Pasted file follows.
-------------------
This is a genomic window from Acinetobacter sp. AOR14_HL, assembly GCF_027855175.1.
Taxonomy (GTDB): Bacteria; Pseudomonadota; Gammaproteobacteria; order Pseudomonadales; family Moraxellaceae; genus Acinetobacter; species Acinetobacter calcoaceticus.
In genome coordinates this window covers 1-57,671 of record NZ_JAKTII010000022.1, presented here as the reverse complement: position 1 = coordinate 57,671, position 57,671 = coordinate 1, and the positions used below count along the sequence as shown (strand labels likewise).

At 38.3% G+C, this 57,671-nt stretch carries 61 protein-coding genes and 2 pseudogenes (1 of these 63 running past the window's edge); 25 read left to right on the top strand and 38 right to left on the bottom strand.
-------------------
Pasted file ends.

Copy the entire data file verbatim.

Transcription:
This is a genomic window from Acinetobacter sp. AOR14_HL, assembly GCF_027855175.1.
Taxonomy (GTDB): Bacteria; Pseudomonadota; Gammaproteobacteria; order Pseudomonadales; family Moraxellaceae; genus Acinetobacter; species Acinetobacter calcoaceticus.
In genome coordinates this window covers 1-57,671 of record NZ_JAKTII010000022.1, presented here as the reverse complement: position 1 = coordinate 57,671, position 57,671 = coordinate 1, and the positions used below count along the sequence as shown (strand labels likewise).

At 38.3% G+C, this 57,671-nt stretch carries 61 protein-coding genes and 2 pseudogenes (1 of these 63 running past the window's edge); 25 read left to right on the top strand and 38 right to left on the bottom strand.